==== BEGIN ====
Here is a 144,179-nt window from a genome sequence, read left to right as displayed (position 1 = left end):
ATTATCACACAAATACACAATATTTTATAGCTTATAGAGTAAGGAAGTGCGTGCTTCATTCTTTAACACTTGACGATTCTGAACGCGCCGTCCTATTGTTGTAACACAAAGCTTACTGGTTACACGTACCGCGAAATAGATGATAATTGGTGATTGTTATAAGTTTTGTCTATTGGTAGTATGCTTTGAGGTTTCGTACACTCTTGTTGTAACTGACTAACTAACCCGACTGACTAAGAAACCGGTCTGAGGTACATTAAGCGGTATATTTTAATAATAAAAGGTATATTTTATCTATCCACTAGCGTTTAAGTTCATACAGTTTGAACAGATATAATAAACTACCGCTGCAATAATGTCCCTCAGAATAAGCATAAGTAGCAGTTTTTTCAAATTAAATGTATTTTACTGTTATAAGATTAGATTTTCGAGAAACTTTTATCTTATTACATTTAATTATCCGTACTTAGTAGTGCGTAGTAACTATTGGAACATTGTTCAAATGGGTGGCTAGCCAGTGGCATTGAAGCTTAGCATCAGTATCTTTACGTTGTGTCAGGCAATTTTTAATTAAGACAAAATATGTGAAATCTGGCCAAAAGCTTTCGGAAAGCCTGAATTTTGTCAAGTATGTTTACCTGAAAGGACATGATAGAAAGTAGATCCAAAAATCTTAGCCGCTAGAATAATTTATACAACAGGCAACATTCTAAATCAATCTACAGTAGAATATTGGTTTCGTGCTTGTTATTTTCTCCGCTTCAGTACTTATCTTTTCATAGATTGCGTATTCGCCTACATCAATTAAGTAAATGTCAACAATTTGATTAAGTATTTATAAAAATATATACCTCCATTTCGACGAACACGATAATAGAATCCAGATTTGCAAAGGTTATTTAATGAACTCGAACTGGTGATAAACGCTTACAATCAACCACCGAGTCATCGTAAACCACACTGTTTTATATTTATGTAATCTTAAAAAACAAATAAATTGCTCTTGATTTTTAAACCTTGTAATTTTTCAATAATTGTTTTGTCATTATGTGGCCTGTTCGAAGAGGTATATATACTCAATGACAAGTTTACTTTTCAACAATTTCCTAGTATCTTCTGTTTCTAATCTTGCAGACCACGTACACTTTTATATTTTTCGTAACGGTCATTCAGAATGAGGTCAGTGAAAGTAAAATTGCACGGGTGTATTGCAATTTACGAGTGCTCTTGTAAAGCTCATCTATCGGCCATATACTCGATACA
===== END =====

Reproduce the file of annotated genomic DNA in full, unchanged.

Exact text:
Here is a 144,179-nt window from a genome sequence, read left to right as displayed (position 1 = left end):
ATTATCACACAAATACACAATATTTTATAGCTTATAGAGTAAGGAAGTGCGTGCTTCATTCTTTAACACTTGACGATTCTGAACGCGCCGTCCTATTGTTGTAACACAAAGCTTACTGGTTACACGTACCGCGAAATAGATGATAATTGGTGATTGTTATAAGTTTTGTCTATTGGTAGTATGCTTTGAGGTTTCGTACACTCTTGTTGTAACTGACTAACTAACCCGACTGACTAAGAAACCGGTCTGAGGTACATTAAGCGGTATATTTTAATAATAAAAGGTATATTTTATCTATCCACTAGCGTTTAAGTTCATACAGTTTGAACAGATATAATAAACTACCGCTGCAATAATGTCCCTCAGAATAAGCATAAGTAGCAGTTTTTTCAAATTAAATGTATTTTACTGTTATAAGATTAGATTTTCGAGAAACTTTTATCTTATTACATTTAATTATCCGTACTTAGTAGTGCGTAGTAACTATTGGAACATTGTTCAAATGGGTGGCTAGCCAGTGGCATTGAAGCTTAGCATCAGTATCTTTACGTTGTGTCAGGCAATTTTTAATTAAGACAAAATATGTGAAATCTGGCCAAAAGCTTTCGGAAAGCCTGAATTTTGTCAAGTATGTTTACCTGAAAGGACATGATAGAAAGTAGATCCAAAAATCTTAGCCGCTAGAATAATTTATACAACAGGCAACATTCTAAATCAATCTACAGTAGAATATTGGTTTCGTGCTTGTTATTTTCTCCGCTTCAGTACTTATCTTTTCATAGATTGCGTATTCGCCTACATCAATTAAGTAAATGTCAACAATTTGATTAAGTATTTATAAAAATATATACCTCCATTTCGACGAACACGATAATAGAATCCAGATTTGCAAAGGTTATTTAATGAACTCGAACTGGTGATAAACGCTTACAATCAACCACCGAGTCATCGTAAACCACACTGTTTTATATTTATGTAATCTTAAAAAACAAATAAATTGCTCTTGATTTTTAAACCTTGTAATTTTTCAATAATTGTTTTGTCATTATGTGGCCTGTTCGAAGAGGTATATATACTCAATGACAAGTTTACTTTTCAACAATTTCCTAGTATCTTCTGTTTCTAATCTTGCAGACCACGTACACTTTTATATTTTTCGTAACGGTCATTCAGAATGAGGTCAGTGAAAGTAAAATTGCACGGGTGTATTGCAATTTACGAGTGCTCTTGTAAAGCTCATCTATCGGCCATATACTCGATACA